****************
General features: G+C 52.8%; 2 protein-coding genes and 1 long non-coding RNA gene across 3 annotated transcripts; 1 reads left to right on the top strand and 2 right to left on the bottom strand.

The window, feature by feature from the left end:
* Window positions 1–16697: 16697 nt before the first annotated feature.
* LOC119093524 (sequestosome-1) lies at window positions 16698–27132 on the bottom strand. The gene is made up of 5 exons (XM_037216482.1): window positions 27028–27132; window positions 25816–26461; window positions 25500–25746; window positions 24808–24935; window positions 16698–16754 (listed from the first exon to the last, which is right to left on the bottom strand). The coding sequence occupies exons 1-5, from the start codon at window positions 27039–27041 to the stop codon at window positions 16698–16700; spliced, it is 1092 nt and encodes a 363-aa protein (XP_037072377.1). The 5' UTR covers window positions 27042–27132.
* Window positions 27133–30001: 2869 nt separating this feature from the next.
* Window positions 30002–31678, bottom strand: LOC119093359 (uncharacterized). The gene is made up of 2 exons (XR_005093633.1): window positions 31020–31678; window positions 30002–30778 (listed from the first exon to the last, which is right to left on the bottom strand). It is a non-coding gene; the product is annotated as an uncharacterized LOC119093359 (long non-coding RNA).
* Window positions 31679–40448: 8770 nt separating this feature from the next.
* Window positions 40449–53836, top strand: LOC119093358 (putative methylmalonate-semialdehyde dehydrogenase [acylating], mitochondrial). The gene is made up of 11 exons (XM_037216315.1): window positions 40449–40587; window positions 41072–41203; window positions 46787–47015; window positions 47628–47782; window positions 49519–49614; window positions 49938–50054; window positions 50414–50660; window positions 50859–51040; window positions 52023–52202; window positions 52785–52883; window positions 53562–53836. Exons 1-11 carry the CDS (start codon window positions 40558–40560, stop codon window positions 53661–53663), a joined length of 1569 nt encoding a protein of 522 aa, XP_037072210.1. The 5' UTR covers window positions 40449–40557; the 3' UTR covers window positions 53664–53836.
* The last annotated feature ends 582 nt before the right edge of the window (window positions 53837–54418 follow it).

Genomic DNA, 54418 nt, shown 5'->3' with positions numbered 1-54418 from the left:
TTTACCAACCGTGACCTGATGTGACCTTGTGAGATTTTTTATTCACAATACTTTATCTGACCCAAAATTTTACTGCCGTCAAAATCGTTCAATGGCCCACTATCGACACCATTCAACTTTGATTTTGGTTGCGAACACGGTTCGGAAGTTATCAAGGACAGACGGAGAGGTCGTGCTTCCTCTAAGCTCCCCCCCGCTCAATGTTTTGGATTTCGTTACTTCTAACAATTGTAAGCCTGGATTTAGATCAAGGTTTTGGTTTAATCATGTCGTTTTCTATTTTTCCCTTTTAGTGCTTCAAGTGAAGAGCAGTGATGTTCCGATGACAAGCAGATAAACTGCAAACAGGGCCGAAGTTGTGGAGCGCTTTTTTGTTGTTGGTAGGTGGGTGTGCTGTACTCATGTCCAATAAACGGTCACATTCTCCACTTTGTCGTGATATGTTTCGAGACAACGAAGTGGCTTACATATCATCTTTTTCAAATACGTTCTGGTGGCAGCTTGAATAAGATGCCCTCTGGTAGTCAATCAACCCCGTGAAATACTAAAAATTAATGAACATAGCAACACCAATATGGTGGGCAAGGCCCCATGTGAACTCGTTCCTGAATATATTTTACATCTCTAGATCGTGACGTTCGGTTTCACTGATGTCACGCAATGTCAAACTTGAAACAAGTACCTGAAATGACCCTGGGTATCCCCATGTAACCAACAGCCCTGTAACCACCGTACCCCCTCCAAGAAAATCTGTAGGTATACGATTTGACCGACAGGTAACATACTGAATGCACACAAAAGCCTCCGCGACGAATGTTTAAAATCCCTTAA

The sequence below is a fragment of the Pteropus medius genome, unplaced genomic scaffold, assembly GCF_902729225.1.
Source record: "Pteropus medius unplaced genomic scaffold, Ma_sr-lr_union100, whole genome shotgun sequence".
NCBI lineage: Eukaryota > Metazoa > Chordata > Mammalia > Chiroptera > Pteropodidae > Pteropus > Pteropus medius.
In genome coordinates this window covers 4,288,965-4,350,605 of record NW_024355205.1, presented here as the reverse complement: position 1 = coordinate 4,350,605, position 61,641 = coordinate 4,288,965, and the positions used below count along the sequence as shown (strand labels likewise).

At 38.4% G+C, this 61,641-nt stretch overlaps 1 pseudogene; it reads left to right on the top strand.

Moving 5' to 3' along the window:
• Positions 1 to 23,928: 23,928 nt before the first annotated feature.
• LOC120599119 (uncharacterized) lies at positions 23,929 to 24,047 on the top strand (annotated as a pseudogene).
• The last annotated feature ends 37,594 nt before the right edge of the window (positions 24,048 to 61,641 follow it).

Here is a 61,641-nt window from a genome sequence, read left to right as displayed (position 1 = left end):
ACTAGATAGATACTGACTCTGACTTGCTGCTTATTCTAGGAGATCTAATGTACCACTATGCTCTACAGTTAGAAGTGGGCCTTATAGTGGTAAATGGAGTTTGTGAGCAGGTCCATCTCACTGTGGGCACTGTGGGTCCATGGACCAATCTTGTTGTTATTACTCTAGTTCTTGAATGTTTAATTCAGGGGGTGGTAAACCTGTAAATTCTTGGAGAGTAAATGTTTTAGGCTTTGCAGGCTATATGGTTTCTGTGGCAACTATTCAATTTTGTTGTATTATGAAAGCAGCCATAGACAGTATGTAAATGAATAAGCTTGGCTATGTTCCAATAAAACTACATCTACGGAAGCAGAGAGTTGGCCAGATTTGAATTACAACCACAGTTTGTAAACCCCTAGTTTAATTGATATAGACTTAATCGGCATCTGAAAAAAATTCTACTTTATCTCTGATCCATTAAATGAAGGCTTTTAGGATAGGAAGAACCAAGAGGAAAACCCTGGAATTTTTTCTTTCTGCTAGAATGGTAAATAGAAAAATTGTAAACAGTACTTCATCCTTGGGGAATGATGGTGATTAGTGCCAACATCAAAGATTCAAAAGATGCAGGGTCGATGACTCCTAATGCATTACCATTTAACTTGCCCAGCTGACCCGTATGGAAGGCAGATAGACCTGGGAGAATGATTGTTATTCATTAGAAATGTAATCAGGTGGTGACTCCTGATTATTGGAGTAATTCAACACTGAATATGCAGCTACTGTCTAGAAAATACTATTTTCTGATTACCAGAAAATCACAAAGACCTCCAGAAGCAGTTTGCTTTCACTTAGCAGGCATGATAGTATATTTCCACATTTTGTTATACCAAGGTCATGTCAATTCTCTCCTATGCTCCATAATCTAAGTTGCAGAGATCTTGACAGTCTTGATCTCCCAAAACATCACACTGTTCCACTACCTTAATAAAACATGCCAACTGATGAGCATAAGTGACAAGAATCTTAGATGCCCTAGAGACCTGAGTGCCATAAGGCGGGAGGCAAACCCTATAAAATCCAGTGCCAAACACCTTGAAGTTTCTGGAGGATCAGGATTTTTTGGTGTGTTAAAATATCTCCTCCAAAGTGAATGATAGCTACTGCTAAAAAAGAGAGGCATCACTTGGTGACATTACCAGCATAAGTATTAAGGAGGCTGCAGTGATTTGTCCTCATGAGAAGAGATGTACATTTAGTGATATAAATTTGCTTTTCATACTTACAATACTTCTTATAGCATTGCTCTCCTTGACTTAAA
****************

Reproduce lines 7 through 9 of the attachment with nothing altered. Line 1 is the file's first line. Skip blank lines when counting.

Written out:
* Window positions 31679–40448: 8770 nt separating this feature from the next.
* Window positions 40449–53836, top strand: LOC119093358 (putative methylmalonate-semialdehyde dehydrogenase [acylating], mitochondrial). The gene is made up of 11 exons (XM_037216315.1): window positions 40449–40587; window positions 41072–41203; window positions 46787–47015; window positions 47628–47782; window positions 49519–49614; window positions 49938–50054; window positions 50414–50660; window positions 50859–51040; window positions 52023–52202; window positions 52785–52883; window positions 53562–53836. Exons 1-11 carry the CDS (start codon window positions 40558–40560, stop codon window positions 53661–53663), a joined length of 1569 nt encoding a protein of 522 aa, XP_037072210.1. The 5' UTR covers window positions 40449–40557; the 3' UTR covers window positions 53664–53836.
* The last annotated feature ends 582 nt before the right edge of the window (window positions 53837–54418 follow it).